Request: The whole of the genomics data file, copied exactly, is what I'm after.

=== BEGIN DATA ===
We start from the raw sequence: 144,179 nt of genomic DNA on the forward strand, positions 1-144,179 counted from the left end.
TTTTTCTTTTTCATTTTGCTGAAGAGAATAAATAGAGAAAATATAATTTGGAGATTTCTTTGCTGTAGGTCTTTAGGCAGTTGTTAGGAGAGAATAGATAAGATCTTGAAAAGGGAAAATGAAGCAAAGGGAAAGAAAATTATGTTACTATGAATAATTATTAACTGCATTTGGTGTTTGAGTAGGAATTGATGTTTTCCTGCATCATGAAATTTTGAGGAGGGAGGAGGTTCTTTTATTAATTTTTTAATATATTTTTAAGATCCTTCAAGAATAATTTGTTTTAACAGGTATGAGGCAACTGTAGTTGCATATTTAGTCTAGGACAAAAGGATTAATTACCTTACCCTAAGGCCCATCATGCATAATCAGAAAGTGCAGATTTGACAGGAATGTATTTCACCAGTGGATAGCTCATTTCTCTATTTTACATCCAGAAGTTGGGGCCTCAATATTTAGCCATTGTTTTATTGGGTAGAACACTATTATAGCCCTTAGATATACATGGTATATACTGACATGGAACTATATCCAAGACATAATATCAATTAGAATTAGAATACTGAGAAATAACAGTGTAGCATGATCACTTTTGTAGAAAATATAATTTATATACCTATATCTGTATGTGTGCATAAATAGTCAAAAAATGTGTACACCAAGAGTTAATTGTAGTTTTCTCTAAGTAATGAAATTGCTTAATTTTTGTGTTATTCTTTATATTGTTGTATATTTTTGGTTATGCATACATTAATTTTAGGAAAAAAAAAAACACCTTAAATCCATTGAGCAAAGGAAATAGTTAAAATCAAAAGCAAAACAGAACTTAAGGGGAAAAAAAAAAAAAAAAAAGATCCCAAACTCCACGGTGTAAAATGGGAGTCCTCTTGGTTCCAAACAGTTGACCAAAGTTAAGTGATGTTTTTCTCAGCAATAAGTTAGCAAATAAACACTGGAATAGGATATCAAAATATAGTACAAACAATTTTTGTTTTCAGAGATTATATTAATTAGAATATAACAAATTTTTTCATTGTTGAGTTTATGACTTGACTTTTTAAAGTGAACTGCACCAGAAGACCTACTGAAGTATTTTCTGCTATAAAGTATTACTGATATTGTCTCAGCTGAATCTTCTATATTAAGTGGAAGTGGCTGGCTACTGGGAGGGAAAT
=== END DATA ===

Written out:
We start from the raw sequence: 144,179 nt of genomic DNA on the forward strand, positions 1-144,179 counted from the left end.
TTTTTCTTTTTCATTTTGCTGAAGAGAATAAATAGAGAAAATATAATTTGGAGATTTCTTTGCTGTAGGTCTTTAGGCAGTTGTTAGGAGAGAATAGATAAGATCTTGAAAAGGGAAAATGAAGCAAAGGGAAAGAAAATTATGTTACTATGAATAATTATTAACTGCATTTGGTGTTTGAGTAGGAATTGATGTTTTCCTGCATCATGAAATTTTGAGGAGGGAGGAGGTTCTTTTATTAATTTTTTAATATATTTTTAAGATCCTTCAAGAATAATTTGTTTTAACAGGTATGAGGCAACTGTAGTTGCATATTTAGTCTAGGACAAAAGGATTAATTACCTTACCCTAAGGCCCATCATGCATAATCAGAAAGTGCAGATTTGACAGGAATGTATTTCACCAGTGGATAGCTCATTTCTCTATTTTACATCCAGAAGTTGGGGCCTCAATATTTAGCCATTGTTTTATTGGGTAGAACACTATTATAGCCCTTAGATATACATGGTATATACTGACATGGAACTATATCCAAGACATAATATCAATTAGAATTAGAATACTGAGAAATAACAGTGTAGCATGATCACTTTTGTAGAAAATATAATTTATATACCTATATCTGTATGTGTGCATAAATAGTCAAAAAATGTGTACACCAAGAGTTAATTGTAGTTTTCTCTAAGTAATGAAATTGCTTAATTTTTGTGTTATTCTTTATATTGTTGTATATTTTTGGTTATGCATACATTAATTTTAGGAAAAAAAAAAACACCTTAAATCCATTGAGCAAAGGAAATAGTTAAAATCAAAAGCAAAACAGAACTTAAGGGGAAAAAAAAAAAAAAAAAAGATCCCAAACTCCACGGTGTAAAATGGGAGTCCTCTTGGTTCCAAACAGTTGACCAAAGTTAAGTGATGTTTTTCTCAGCAATAAGTTAGCAAATAAACACTGGAATAGGATATCAAAATATAGTACAAACAATTTTTGTTTTCAGAGATTATATTAATTAGAATATAACAAATTTTTTCATTGTTGAGTTTATGACTTGACTTTTTAAAGTGAACTGCACCAGAAGACCTACTGAAGTATTTTCTGCTATAAAGTATTACTGATATTGTCTCAGCTGAATCTTCTATATTAAGTGGAAGTGGCTGGCTACTGGGAGGGAAAT